ISSN 2330-717X

Serbia Protesters Deny Politicians Are ‘Taking Over’ Movement


By Filip Rudic


Organisers of the “1 of 5 million” protests against the rule of Serbian President Aleksandar Vucic insist that the protests will retain their civic character, despite political leaders becoming more prominent in the movement, especially after last weekends’ stormy protests.

“The relationship remains the same … the idea is for this to remain a civic protest,” one of the organisers, Srdjan Markovic, told BIRN.

After protesters last Saturday entered the Serbian national broadcaster, RTS, and gathered in front of the Serbian Presidency the following day, some media started asking if the protests were being taken over by political parties.

But the leader of the far-right Dveri party, Bosko Obradovic, who has become prominent in the latest anti-government rallies, on Thursday denied he and others were “taking over” the protest movement.

“The protest cannot be overtaken by anyone because it is an authentic outcry of people reacting to what is happening in their country,” Obradovic told the daily newspaper Danas.


The weekly anti-government protests in Serbia have drawn smaller numbers in the last few weeks, but the rally in Belgrade escalated last weekend, after some people entered RTS and were expelled by police.

The following day, protesters gathered in front of the Serbian presidency where they again clashed with the police while President Vucic was holding a press conference inside.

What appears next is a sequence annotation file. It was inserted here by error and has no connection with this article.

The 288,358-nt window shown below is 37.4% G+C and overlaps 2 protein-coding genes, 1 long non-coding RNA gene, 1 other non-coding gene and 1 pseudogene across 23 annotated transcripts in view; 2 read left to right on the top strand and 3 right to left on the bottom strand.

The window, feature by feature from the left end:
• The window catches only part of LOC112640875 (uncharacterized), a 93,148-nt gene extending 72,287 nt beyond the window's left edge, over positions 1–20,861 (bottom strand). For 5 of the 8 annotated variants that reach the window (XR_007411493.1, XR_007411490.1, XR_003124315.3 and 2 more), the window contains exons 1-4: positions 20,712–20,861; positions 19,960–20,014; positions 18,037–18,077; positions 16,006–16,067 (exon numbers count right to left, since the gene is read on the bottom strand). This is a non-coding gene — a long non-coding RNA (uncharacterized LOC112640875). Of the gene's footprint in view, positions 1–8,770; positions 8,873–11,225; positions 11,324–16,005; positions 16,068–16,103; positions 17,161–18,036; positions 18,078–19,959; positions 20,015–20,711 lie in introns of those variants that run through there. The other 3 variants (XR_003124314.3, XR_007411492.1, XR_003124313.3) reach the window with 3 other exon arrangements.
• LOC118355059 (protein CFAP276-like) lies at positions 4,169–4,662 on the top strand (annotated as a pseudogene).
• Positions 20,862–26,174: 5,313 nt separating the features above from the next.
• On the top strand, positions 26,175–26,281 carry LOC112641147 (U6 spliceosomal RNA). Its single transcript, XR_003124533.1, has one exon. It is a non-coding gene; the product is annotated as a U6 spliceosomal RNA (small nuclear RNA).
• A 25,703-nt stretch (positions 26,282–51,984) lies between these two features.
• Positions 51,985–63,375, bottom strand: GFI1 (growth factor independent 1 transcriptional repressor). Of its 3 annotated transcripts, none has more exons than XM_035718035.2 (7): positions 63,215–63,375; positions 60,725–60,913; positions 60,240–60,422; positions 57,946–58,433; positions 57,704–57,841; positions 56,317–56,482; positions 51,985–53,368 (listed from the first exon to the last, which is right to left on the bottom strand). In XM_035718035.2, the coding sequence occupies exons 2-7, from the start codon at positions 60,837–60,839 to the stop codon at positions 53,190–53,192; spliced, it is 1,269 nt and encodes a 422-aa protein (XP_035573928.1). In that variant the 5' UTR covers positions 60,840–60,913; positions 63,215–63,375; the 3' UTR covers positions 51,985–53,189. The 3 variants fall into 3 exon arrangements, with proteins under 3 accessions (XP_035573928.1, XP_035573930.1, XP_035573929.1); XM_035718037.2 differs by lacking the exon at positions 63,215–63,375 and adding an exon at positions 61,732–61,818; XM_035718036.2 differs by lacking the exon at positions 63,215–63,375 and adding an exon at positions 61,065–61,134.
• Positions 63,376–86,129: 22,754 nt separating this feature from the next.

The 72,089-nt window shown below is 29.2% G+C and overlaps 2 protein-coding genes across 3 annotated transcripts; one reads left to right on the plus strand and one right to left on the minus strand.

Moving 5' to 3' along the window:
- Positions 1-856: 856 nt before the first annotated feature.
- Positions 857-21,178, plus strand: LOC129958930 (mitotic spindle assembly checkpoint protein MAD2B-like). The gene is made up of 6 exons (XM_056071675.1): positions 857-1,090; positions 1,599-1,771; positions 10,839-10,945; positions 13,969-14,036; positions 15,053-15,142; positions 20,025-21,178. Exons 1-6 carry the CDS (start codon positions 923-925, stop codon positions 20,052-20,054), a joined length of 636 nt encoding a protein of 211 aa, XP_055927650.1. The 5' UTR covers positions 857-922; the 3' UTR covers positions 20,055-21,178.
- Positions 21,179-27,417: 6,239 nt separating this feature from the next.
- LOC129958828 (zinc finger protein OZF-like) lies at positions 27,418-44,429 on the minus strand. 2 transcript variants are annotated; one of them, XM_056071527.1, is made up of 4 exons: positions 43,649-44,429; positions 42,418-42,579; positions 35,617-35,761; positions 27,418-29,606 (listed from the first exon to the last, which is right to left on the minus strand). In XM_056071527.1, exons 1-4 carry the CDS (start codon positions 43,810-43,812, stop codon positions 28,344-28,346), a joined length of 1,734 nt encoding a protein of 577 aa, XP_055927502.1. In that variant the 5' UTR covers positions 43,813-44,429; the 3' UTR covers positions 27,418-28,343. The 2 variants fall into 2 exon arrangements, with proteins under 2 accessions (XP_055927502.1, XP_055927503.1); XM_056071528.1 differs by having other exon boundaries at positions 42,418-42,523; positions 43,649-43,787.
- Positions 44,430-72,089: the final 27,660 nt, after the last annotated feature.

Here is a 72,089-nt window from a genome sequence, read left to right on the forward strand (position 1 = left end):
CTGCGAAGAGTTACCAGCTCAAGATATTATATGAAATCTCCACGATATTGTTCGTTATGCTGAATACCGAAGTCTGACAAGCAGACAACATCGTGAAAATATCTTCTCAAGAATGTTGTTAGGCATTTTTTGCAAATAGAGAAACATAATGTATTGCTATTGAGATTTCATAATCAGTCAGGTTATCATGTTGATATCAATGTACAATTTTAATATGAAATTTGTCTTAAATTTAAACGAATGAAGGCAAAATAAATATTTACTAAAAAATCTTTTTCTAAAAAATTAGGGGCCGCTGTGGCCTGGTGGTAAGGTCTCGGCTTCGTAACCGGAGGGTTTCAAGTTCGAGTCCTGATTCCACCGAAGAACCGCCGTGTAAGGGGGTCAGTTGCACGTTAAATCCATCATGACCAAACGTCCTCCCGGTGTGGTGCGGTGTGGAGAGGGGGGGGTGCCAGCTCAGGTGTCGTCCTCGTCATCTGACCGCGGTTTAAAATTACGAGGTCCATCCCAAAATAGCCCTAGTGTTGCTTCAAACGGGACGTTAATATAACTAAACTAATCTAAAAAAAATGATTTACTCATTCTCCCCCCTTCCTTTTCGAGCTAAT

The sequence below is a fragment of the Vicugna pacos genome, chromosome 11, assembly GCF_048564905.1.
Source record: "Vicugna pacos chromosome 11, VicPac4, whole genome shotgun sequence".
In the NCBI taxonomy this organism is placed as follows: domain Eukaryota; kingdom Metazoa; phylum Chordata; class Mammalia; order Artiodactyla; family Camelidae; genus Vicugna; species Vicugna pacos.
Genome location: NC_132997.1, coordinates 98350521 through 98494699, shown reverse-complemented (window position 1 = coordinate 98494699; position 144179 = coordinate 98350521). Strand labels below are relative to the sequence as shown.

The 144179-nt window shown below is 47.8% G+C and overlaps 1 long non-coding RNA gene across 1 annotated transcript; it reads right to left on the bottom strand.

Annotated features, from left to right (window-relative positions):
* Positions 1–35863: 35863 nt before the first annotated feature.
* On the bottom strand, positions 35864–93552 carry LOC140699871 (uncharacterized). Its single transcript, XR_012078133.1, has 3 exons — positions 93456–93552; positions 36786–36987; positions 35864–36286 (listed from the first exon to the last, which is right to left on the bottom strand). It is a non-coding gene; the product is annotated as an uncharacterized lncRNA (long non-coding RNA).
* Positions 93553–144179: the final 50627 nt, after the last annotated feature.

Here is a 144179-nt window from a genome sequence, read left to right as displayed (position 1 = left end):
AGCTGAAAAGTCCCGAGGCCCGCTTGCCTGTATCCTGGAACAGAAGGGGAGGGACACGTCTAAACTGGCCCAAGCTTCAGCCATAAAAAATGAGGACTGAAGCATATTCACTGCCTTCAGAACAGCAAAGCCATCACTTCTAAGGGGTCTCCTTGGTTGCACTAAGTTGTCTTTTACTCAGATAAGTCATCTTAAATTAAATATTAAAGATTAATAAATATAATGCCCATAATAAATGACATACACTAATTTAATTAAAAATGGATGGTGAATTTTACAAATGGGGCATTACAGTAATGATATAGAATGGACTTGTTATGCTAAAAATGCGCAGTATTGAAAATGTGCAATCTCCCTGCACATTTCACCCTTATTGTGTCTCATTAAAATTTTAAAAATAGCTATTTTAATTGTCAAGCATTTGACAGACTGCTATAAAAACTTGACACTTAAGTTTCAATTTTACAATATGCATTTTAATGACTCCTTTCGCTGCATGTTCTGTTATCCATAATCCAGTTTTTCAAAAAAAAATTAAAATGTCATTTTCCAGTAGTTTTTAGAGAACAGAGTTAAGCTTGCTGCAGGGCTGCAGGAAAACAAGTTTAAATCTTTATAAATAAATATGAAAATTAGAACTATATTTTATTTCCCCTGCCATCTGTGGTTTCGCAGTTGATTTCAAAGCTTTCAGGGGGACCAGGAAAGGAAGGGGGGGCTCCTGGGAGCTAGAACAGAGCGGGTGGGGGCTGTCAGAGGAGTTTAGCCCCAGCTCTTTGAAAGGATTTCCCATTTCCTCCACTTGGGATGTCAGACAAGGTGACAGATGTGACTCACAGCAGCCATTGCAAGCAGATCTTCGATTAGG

Several protesters were arrested for the incidents at RTS and some were remanded in custody. Others were rapidly handed misdemeanour charges.

However, after the arrest of an 18-year-old student named Pavle Cvejic caused an outcry, Vucic offered a pardon to all those facing charges, and appealed also to the misdemeanour court to drop the charges. This, however, drew accusations that he was violating the constitution by influencing the courts.

Five protesters, including Cvejic, were released on Wednesday after the court threw out their charges. On the same day, about a hundred Belgrade University students marched in protest against the arrests of their classmates.

Markovic said the arrests showed that the government’s primary target was not opposition politicians but the young – and called for a united front against the system. “We are all the same for this regime. We need to put our differences aside,” Markovic said.

Balkan Insight

The Balkan Insight (fornerkt the Balkin Investigative Reporting Network, BIRN) is a close group of editors and trainers that enables journalists in the region to produce in-depth analytical and investigative journalism on complex political, economic and social themes. BIRN emerged from the Balkan programme of the Institute for War & Peace Reporting, IWPR, in 2005. The original IWPR Balkans team was mandated to localise that programme and make it sustainable, in light of changing realities in the region and the maturity of the IWPR intervention. Since then, its work in publishing, media training and public debate activities has become synonymous with quality, reliability and impartiality. A fully-independent and local network, it is now developing as an efficient and self-sustainable regional institution to enhance the capacity for journalism that pushes for public debate on European-oriented political and economic reform.

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